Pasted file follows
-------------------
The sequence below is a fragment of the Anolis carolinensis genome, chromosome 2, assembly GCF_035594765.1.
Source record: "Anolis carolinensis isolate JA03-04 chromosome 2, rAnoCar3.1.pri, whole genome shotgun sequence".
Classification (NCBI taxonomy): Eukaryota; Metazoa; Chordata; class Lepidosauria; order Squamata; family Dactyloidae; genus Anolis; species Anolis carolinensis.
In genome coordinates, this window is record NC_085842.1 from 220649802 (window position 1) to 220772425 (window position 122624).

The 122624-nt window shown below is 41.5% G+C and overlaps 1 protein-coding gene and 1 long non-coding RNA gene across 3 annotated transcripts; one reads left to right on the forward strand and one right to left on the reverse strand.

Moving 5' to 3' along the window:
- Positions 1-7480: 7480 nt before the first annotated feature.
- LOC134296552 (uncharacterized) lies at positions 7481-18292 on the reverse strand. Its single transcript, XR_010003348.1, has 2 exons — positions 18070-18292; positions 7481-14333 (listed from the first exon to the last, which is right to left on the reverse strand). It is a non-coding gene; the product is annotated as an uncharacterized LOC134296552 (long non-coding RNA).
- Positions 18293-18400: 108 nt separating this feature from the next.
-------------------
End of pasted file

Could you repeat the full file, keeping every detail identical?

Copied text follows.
The sequence below is a fragment of the Anolis carolinensis genome, chromosome 2, assembly GCF_035594765.1.
Source record: "Anolis carolinensis isolate JA03-04 chromosome 2, rAnoCar3.1.pri, whole genome shotgun sequence".
Classification (NCBI taxonomy): Eukaryota; Metazoa; Chordata; class Lepidosauria; order Squamata; family Dactyloidae; genus Anolis; species Anolis carolinensis.
In genome coordinates, this window is record NC_085842.1 from 220649802 (window position 1) to 220772425 (window position 122624).

The 122624-nt window shown below is 41.5% G+C and overlaps 1 protein-coding gene and 1 long non-coding RNA gene across 3 annotated transcripts; one reads left to right on the forward strand and one right to left on the reverse strand.

Moving 5' to 3' along the window:
- Positions 1-7480: 7480 nt before the first annotated feature.
- LOC134296552 (uncharacterized) lies at positions 7481-18292 on the reverse strand. Its single transcript, XR_010003348.1, has 2 exons — positions 18070-18292; positions 7481-14333 (listed from the first exon to the last, which is right to left on the reverse strand). It is a non-coding gene; the product is annotated as an uncharacterized LOC134296552 (long non-coding RNA).
- Positions 18293-18400: 108 nt separating this feature from the next.